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Psychiatry and Eugenics

The forthcoming Fall 2012 issue of Penn Medicine will include Part 1 ofMarshall Ledger’s engrossing article on psychiatry at Penn. The article istimed to commemorate the 200th anniversary of the publication of Medical Inquiries and Observations, Upon theDiseases of the Mind, by Dr. Benjamin Rush, considered the “father ofAmerican psychiatry.” What I did not expect to find in Ledger’s article was apassing reference to eugenics -– and by pure coincidence, that will make three issuesof Penn Medicine in a row where thatoften-buried topic turns up.

The Summer 2012 issue of Penn Medicineincluded my article on Jonathan Moreno, PhD, the David and Lyn SilfenUniversity Professor, and his timely book TheBody Politic: The Battle Over Science in America (2011). Despite theenthusiasm of the Founding Fathers for science, many Americans have had anambivalence if not distrust of science from the nation’s earliest years. At onepoint, I asked rhetorically: “But why on earth would any right-thinkingAmerican citizen regard science and scientists with distrust?” In an earlierbook, Moreno wrote about the government’s secret experiments on humans, and in The Body Politic he provided several morereasons. Among the most compelling was the support among some scientists andgovernment officials for eugenics and social engineering.

One prominent example is CharlesDavenport, founder of the Eugenics Records Office at Cold Spring Harbor, who hada PhD degree in biology from Harvard. Harry Laughlin, superintendent of theEugenics Records Office, had a doctorate in cytology/cell biology fromPrinceton University. In 1922, Laughlin published a “Model EugenicalSterilization Law” that would have authorized the sterilization of what hedescribed as the feeble-minded, insane, criminalistic, epileptic, inebriate,diseased, blind, deaf, deformed, and dependent, as well as “orphans,ne’er-do-wells, the homeless, tramps, and paupers.”

This is a grim proposal, but, asMoreno also points out, some of the nation’s leading early twentieth-centuryprogressives, including Theodore Roosevelt, Woodrow Wilson, and Margaret Sanger(founder of the American Birth Control League, which would become PlannedParenthood) “embraced the notion that society’s burden of morally debilitatedpersons could be lessened through selective reproduction” (The Body Politic). Their support for the idea, however, may havebeen less extreme than Laughlin’s, and as Moreno also notes, “Behind theenthusiasm for eugenics lay an impulse to improve social conditions in the wakeof an era of industrialization that brutalized and exploited many.”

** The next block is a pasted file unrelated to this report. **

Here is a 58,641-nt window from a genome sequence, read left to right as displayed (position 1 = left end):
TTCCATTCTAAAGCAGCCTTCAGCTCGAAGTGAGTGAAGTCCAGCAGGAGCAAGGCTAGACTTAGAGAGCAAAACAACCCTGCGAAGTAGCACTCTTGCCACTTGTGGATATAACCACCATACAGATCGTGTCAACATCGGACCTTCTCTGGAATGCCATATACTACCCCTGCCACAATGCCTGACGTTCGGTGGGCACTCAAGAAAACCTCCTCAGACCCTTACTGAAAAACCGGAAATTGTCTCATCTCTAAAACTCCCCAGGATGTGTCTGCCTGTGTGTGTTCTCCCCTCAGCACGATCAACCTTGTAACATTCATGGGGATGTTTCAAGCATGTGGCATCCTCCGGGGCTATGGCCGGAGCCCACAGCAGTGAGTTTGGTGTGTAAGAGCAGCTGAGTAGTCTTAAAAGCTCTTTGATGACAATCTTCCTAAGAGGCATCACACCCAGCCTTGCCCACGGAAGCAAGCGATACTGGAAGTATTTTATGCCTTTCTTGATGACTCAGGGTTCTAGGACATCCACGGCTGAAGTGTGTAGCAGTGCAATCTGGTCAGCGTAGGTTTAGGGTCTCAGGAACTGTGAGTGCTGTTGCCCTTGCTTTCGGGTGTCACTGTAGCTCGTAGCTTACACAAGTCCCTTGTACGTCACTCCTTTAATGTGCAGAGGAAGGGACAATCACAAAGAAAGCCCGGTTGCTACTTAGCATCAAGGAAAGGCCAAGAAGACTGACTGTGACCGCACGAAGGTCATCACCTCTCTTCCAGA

In Marshall Ledger’s forthcoming “BenjaminRush and 200 Years of Penn Psychiatry,” we discover that at least one Penndoctor supported eugenics as well. Charles W. Burr, an 1886 alumnus of Penn’smedical school, was a student of Charles K. Mills (MD 1869, PhD 1871). Millsspecialized in the nervous system and became Penn’s first professor ofneurology. Another of Burr’s mentors was perhaps the most well-knownneurologist of the day, S. Weir Mitchell, MD, who served as a trustee of theUniversity of Pennsylvania for 35 years. Burr was appointed professor of mentaldiseases in 1901, and (as Ledger explains) “with that title the Department ofPsychiatry came into being, although with the old terminology.”

Burr was described by a Penncolleague as “conservative.” That may be putting it mildly. In “GovernmentShould Undertake Prevention of Insanity,” printed in The New York Times in 1913, Burr called for “segregation of thedefective classes,” including government-imposed lifetime confinement ininstitutions.  In his opinion piece,Burr spent nearly half his space discussing undesirable immigrants, then cautionedagainst “the intermarriage of races as far apart as the negro and theCaucasian. . . . It leads to degeneracy.”

Whether Burr’s favorable view ofeugenics was instilled and nurtured by his illustrious predecessors is notknown. What is known is that Burr became president of the Eugenics Research Associationin 1925. The association, established in 1921, included as members Davenportand Laughlin.

Those who supported eugenics advocatedboth positive and negative programs.  Thepositive version was to seek to increase reproduction of “fit” stock (in theanimal world) and “fit” humans, which in the latter case might involve taxpreferences and other financial support. We’ve touched on some examples ofnegative eugenics, and as Moreno pointed out, “tens of thousands of people wereinvoluntarily sterilized” in the United States. The most extreme versions, however, were instituted in NaziGermany.  In the Spring 2012 issue of Penn Medicine, Harry Reicher, LL.M.,adjunct professor of law at the Penn Law School, explored the Doctors’ Trial atNuremberg, describing the forced sterilizations, the experimentalsterilizations, and the euthanasia program to deal with those “not worthy ofliving.” The estimate is that more than 350,000 people were sterilized underthe Nazi regime.  In 1936, Moreno noted,Laughlin received an honorary degree from the University of Heidelberg.

As Moreno sums it up: “After WorldWar II, the word eugenics acquiredits current bad odor.  Modern geneticistsare loath to accept any association with the movement. Yet the fact remainsthat eugenics was considered legitimate science by influential academics andintellectuals irrespective of their other political views.”

Much as medicine and science havemoved beyond the bloodletting and purging favored by Benjamin Rush 200 yearsago, it behooves today’s doctors and scientists to make sure eugenics remainsan illegitimate science.


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